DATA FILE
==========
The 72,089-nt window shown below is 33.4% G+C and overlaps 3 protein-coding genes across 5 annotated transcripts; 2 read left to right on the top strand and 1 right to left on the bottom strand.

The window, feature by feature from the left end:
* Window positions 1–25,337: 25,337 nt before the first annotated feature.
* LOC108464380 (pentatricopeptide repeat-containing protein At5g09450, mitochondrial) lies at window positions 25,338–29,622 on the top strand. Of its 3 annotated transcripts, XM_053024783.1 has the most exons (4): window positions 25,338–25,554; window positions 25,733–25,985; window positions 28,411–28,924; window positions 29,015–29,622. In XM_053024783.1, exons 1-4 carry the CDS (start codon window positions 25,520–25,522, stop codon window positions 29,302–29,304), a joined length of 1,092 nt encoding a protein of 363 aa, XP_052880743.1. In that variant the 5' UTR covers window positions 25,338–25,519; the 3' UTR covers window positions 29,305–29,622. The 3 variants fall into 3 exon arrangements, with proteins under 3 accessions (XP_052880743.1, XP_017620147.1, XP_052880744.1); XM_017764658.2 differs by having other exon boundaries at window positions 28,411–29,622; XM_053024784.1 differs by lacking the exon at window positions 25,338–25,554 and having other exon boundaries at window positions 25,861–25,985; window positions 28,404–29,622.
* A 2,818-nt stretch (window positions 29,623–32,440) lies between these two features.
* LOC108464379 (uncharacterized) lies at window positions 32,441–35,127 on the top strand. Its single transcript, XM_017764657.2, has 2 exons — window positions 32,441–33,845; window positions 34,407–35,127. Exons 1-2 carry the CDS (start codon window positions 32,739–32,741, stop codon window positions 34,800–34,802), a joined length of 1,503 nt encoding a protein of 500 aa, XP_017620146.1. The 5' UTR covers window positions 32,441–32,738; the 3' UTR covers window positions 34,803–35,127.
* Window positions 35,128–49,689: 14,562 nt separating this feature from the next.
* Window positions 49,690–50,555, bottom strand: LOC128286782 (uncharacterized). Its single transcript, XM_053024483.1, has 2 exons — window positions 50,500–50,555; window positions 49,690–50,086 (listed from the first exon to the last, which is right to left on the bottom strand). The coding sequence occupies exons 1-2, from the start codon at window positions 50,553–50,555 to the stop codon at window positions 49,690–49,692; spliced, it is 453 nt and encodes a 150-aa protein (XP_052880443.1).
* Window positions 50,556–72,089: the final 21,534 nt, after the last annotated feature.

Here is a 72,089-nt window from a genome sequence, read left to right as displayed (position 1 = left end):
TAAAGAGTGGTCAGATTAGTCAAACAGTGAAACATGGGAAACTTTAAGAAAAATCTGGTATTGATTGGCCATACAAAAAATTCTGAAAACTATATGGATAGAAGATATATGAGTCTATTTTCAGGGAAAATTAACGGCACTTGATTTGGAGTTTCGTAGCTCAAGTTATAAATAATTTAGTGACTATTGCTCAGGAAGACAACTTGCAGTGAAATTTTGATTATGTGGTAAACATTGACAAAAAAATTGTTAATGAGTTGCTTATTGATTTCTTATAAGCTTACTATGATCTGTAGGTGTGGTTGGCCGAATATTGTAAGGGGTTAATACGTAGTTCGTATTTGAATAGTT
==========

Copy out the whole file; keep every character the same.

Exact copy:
The 72,089-nt window shown below is 33.4% G+C and overlaps 3 protein-coding genes across 5 annotated transcripts; 2 read left to right on the top strand and 1 right to left on the bottom strand.

The window, feature by feature from the left end:
* Window positions 1–25,337: 25,337 nt before the first annotated feature.
* LOC108464380 (pentatricopeptide repeat-containing protein At5g09450, mitochondrial) lies at window positions 25,338–29,622 on the top strand. Of its 3 annotated transcripts, XM_053024783.1 has the most exons (4): window positions 25,338–25,554; window positions 25,733–25,985; window positions 28,411–28,924; window positions 29,015–29,622. In XM_053024783.1, exons 1-4 carry the CDS (start codon window positions 25,520–25,522, stop codon window positions 29,302–29,304), a joined length of 1,092 nt encoding a protein of 363 aa, XP_052880743.1. In that variant the 5' UTR covers window positions 25,338–25,519; the 3' UTR covers window positions 29,305–29,622. The 3 variants fall into 3 exon arrangements, with proteins under 3 accessions (XP_052880743.1, XP_017620147.1, XP_052880744.1); XM_017764658.2 differs by having other exon boundaries at window positions 28,411–29,622; XM_053024784.1 differs by lacking the exon at window positions 25,338–25,554 and having other exon boundaries at window positions 25,861–25,985; window positions 28,404–29,622.
* A 2,818-nt stretch (window positions 29,623–32,440) lies between these two features.
* LOC108464379 (uncharacterized) lies at window positions 32,441–35,127 on the top strand. Its single transcript, XM_017764657.2, has 2 exons — window positions 32,441–33,845; window positions 34,407–35,127. Exons 1-2 carry the CDS (start codon window positions 32,739–32,741, stop codon window positions 34,800–34,802), a joined length of 1,503 nt encoding a protein of 500 aa, XP_017620146.1. The 5' UTR covers window positions 32,441–32,738; the 3' UTR covers window positions 34,803–35,127.
* Window positions 35,128–49,689: 14,562 nt separating this feature from the next.
* Window positions 49,690–50,555, bottom strand: LOC128286782 (uncharacterized). Its single transcript, XM_053024483.1, has 2 exons — window positions 50,500–50,555; window positions 49,690–50,086 (listed from the first exon to the last, which is right to left on the bottom strand). The coding sequence occupies exons 1-2, from the start codon at window positions 50,553–50,555 to the stop codon at window positions 49,690–49,692; spliced, it is 453 nt and encodes a 150-aa protein (XP_052880443.1).
* Window positions 50,556–72,089: the final 21,534 nt, after the last annotated feature.

Here is a 72,089-nt window from a genome sequence, read left to right as displayed (position 1 = left end):
TAAAGAGTGGTCAGATTAGTCAAACAGTGAAACATGGGAAACTTTAAGAAAAATCTGGTATTGATTGGCCATACAAAAAATTCTGAAAACTATATGGATAGAAGATATATGAGTCTATTTTCAGGGAAAATTAACGGCACTTGATTTGGAGTTTCGTAGCTCAAGTTATAAATAATTTAGTGACTATTGCTCAGGAAGACAACTTGCAGTGAAATTTTGATTATGTGGTAAACATTGACAAAAAAATTGTTAATGAGTTGCTTATTGATTTCTTATAAGCTTACTATGATCTGTAGGTGTGGTTGGCCGAATATTGTAAGGGGTTAATACGTAGTTCGTATTTGAATAGTT